There is a serious issue here. How does the mass media handle scientific questions at the everyday level - not a feature article on the new genetics but the city council vote authorizing a new natural gas storage facility?
Experience shows that most reporters don't like to deal with everyday controversies about civil engineering or chemical science. When they do, stories are often handled more as personality issues than explored as technical questions deserving of competent technical answers.
Handling scientific and engineering controversies in the trivialized form of personality clashes leads to another journalistic malpractice: each scientific assertion seems to demand a counter-assertion, no matter how silly. If a reporter quotes three learned professors and the natural gas institute as to the safety of gas pipelines, it is considered appropriate to give space to the local gadfly who opposes the new project, even if there is no legitimate argument offered but merely rhetorical mud.
With the possible exception of the health sciences, it is hard to imagine a subject that offers more public ignorance (in concert with journalistic malfeasance) than energy production. What are the relative public health detriments of uranium vs coal power plants? What is the advantage of hydrogen as a fuel, if any? Are we, or are we not, approaching the end of the petroleum age?
The subject becomes almost unbearable silly when we hear demands for solar powered cars to solve our energy crisis. Demands for some new "Manhattan Project" to solve our energy shortage are almost equally silly, at least insofar as they reflect the fantasy that energy can be conjured up as if by magic if only we can be clever enough. Reporters should be knowledgeable enough to explain that most of our modern economic growth has been the result of our exploiting the energy present in petroleum. There is really very little else on the face of the earth that offers such an effective, cheap and portable source of fuel.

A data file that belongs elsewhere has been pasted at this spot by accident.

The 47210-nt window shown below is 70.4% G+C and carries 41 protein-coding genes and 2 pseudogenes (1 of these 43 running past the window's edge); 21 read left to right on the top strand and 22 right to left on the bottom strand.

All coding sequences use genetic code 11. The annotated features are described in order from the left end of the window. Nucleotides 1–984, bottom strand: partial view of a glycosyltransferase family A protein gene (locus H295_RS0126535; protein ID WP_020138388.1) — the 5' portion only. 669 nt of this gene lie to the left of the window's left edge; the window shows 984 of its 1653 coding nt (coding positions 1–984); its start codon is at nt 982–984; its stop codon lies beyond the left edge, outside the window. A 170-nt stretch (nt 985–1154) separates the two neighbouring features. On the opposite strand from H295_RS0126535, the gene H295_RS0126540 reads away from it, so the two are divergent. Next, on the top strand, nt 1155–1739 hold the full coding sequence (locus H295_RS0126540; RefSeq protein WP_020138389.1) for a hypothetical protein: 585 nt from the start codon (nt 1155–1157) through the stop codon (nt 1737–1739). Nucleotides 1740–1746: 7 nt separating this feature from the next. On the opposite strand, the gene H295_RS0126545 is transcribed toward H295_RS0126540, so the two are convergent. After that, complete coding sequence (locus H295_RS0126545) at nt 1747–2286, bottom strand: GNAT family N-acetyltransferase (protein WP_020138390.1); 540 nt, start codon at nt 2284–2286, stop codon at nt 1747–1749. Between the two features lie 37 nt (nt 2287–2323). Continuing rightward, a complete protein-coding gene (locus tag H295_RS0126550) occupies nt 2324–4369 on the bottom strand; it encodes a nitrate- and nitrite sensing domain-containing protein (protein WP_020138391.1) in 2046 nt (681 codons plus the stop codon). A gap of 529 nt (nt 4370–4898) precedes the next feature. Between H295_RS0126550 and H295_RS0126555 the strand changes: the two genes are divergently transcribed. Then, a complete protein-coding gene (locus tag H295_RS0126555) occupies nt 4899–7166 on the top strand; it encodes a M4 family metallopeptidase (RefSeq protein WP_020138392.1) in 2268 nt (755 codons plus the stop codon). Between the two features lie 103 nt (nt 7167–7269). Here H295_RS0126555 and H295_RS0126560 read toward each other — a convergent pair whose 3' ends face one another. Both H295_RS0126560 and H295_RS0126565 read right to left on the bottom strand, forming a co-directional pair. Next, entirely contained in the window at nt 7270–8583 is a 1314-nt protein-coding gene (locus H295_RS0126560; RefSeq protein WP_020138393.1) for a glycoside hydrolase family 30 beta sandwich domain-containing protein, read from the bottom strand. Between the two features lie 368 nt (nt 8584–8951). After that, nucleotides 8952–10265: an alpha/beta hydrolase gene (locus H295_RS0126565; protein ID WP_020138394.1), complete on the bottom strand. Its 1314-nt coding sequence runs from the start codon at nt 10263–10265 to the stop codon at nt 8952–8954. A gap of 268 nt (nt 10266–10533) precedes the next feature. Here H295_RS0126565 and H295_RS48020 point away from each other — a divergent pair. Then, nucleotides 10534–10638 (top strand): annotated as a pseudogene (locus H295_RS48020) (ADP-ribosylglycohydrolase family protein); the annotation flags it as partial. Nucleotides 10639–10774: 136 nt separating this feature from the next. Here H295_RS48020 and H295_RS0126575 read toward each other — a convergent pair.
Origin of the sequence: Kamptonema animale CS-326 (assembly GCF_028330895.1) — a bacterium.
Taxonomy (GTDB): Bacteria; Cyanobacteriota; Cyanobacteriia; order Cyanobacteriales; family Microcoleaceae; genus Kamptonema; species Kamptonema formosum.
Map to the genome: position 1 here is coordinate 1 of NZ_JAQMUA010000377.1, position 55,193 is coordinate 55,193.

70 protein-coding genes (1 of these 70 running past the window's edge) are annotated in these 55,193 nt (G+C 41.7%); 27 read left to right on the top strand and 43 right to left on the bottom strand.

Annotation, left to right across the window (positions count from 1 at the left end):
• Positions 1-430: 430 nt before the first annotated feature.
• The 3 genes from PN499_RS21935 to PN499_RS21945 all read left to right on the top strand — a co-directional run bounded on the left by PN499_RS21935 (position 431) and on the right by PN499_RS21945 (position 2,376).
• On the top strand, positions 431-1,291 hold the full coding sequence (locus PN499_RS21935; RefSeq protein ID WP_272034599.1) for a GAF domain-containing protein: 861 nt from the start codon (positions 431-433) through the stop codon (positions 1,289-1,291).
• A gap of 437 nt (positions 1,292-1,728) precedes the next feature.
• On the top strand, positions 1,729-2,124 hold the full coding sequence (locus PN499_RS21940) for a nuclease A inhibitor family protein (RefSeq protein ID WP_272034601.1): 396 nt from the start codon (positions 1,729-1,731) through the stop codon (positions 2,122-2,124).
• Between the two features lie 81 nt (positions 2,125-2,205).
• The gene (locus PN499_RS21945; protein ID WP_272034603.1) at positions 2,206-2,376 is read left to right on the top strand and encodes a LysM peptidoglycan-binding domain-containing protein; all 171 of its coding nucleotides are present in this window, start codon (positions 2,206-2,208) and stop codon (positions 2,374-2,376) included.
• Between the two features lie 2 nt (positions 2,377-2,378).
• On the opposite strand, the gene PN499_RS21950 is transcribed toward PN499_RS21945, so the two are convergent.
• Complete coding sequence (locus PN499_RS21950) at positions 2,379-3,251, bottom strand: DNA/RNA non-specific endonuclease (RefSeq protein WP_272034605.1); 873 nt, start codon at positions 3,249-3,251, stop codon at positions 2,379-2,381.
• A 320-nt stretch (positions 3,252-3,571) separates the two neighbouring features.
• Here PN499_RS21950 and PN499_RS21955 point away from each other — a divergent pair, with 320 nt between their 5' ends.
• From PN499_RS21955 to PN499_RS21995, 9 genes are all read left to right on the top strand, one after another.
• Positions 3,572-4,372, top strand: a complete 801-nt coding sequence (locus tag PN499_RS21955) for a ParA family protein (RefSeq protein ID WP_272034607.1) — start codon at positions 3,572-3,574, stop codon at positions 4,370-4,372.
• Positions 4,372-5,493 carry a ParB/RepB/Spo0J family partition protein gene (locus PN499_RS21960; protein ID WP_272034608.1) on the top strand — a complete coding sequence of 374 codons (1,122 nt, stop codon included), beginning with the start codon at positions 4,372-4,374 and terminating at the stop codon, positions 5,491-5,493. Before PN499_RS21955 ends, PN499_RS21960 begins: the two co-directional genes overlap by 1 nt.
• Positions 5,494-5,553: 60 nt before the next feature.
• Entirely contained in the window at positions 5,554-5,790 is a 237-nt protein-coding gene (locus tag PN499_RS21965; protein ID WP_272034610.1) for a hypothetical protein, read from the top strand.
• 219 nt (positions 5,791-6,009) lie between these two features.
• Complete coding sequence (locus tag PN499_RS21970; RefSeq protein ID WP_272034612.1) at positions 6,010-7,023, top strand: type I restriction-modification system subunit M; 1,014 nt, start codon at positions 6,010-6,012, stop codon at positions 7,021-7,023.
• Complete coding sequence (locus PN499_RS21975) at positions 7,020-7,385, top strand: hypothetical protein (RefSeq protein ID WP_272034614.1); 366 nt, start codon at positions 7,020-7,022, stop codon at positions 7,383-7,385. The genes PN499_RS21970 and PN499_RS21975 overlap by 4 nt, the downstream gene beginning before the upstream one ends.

The role of the mass media in this charade has been dismal. There is something of a taboo on reporting the downside of the SUV revolution. One explanation which has been discussed here previously is the reticence of newspaper publishers to allow attacks on the auto industry because some have suffered advertiser boycotts in the past. Reporting on the deleterious effects of suburbanization seems to be equally taboo for much the same reason: the real estate industry is the other big advertiser in the daily newspapers.
It is not this self-censorship that is my major issue here. It is the general lack of scientific knowledge that seems to be acceptable in mainstream journalism. Yes, the big city major dailies have their collection of experts, but the everyday story about the city council decision on building that natural gas pipeline is reported by somebody who managed to graduate college without developing any understanding of technical principles.
Nobel Laureate I. I. Rabi once referred to our era as a scientific culture, implying that the study of science, although difficult, is important in our day and age, even if it was not so much the case in earlier centuries. This sentiment seems to have been lost on journalism students and, more importantly, on publishers who hire them.
Scientific illiteracy makes people more susceptible to charlatans who sell them quack remedies, to the fringe hysterics who oppose all progress and to the political hacks who try to scare them. A more capable press would be a good thing.
Let's close with an excerpt from a piece by Nicole Bailey, writing for Thunderbird Online Magazine,the online journalism review of the University of British Columbia. It is a piece about simple numeric competence among reporters but the argument applies equally well to knowledge of scientific and engineering principles.
The detrimental effects of innumeracy are abundant. "We [the public] become prey to commercial chicanery, financial foolery, medical quackery, and numerical terrorism from pressure groups, all because we are unable (or unwilling) to think clearly for a few moments," said A.K. Dewdney, professor of mathematics at the University of Western Ontario in his book, 200% of Nothing.